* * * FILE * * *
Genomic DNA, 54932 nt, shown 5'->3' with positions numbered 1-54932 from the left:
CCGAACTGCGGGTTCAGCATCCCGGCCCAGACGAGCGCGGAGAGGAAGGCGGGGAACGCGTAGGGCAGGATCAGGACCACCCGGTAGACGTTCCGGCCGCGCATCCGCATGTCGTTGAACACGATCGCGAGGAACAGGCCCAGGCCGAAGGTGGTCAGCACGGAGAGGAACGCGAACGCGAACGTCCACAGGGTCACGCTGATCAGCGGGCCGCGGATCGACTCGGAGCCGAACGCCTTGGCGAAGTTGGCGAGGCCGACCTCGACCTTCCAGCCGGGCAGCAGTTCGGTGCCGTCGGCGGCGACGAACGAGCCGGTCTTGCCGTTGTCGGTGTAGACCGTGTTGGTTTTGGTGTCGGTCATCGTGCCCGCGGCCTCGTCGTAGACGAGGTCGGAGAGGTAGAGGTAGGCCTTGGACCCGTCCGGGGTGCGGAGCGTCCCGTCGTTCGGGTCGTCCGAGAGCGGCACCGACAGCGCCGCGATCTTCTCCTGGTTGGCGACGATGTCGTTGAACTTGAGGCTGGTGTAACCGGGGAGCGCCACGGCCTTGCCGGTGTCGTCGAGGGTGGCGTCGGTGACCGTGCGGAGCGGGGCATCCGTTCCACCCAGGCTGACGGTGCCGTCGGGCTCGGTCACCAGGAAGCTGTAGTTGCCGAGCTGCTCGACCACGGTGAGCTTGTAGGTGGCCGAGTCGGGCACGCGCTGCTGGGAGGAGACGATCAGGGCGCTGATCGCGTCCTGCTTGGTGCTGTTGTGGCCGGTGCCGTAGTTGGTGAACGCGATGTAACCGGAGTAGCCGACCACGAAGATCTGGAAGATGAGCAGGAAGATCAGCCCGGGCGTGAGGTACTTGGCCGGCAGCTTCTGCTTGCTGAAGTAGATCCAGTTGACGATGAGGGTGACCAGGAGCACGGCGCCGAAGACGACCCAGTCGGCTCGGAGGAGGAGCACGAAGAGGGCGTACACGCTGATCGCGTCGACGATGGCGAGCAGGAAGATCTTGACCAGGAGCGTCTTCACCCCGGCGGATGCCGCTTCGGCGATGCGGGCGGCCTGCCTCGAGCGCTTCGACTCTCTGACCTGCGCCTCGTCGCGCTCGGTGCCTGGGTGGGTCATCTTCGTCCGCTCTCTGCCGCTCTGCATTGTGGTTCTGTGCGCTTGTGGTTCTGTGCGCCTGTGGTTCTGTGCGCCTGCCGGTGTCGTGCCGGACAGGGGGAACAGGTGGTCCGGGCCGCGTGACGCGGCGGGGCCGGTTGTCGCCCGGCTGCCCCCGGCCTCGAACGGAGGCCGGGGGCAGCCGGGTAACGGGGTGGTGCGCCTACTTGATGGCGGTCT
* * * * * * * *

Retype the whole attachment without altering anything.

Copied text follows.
Genomic DNA, 54932 nt, shown 5'->3' with positions numbered 1-54932 from the left:
CCGAACTGCGGGTTCAGCATCCCGGCCCAGACGAGCGCGGAGAGGAAGGCGGGGAACGCGTAGGGCAGGATCAGGACCACCCGGTAGACGTTCCGGCCGCGCATCCGCATGTCGTTGAACACGATCGCGAGGAACAGGCCCAGGCCGAAGGTGGTCAGCACGGAGAGGAACGCGAACGCGAACGTCCACAGGGTCACGCTGATCAGCGGGCCGCGGATCGACTCGGAGCCGAACGCCTTGGCGAAGTTGGCGAGGCCGACCTCGACCTTCCAGCCGGGCAGCAGTTCGGTGCCGTCGGCGGCGACGAACGAGCCGGTCTTGCCGTTGTCGGTGTAGACCGTGTTGGTTTTGGTGTCGGTCATCGTGCCCGCGGCCTCGTCGTAGACGAGGTCGGAGAGGTAGAGGTAGGCCTTGGACCCGTCCGGGGTGCGGAGCGTCCCGTCGTTCGGGTCGTCCGAGAGCGGCACCGACAGCGCCGCGATCTTCTCCTGGTTGGCGACGATGTCGTTGAACTTGAGGCTGGTGTAACCGGGGAGCGCCACGGCCTTGCCGGTGTCGTCGAGGGTGGCGTCGGTGACCGTGCGGAGCGGGGCATCCGTTCCACCCAGGCTGACGGTGCCGTCGGGCTCGGTCACCAGGAAGCTGTAGTTGCCGAGCTGCTCGACCACGGTGAGCTTGTAGGTGGCCGAGTCGGGCACGCGCTGCTGGGAGGAGACGATCAGGGCGCTGATCGCGTCCTGCTTGGTGCTGTTGTGGCCGGTGCCGTAGTTGGTGAACGCGATGTAACCGGAGTAGCCGACCACGAAGATCTGGAAGATGAGCAGGAAGATCAGCCCGGGCGTGAGGTACTTGGCCGGCAGCTTCTGCTTGCTGAAGTAGATCCAGTTGACGATGAGGGTGACCAGGAGCACGGCGCCGAAGACGACCCAGTCGGCTCGGAGGAGGAGCACGAAGAGGGCGTACACGCTGATCGCGTCGACGATGGCGAGCAGGAAGATCTTGACCAGGAGCGTCTTCACCCCGGCGGATGCCGCTTCGGCGATGCGGGCGGCCTGCCTCGAGCGCTTCGACTCTCTGACCTGCGCCTCGTCGCGCTCGGTGCCTGGGTGGGTCATCTTCGTCCGCTCTCTGCCGCTCTGCATTGTGGTTCTGTGCGCTTGTGGTTCTGTGCGCCTGTGGTTCTGTGCGCCTGCCGGTGTCGTGCCGGACAGGGGGAACAGGTGGTCCGGGCCGCGTGACGCGGCGGGGCCGGTTGTCGCCCGGCTGCCCCCGGCCTCGAACGGAGGCCGGGGGCAGCCGGGTAACGGGGTGGTGCGCCTACTTGATGGCGGTCT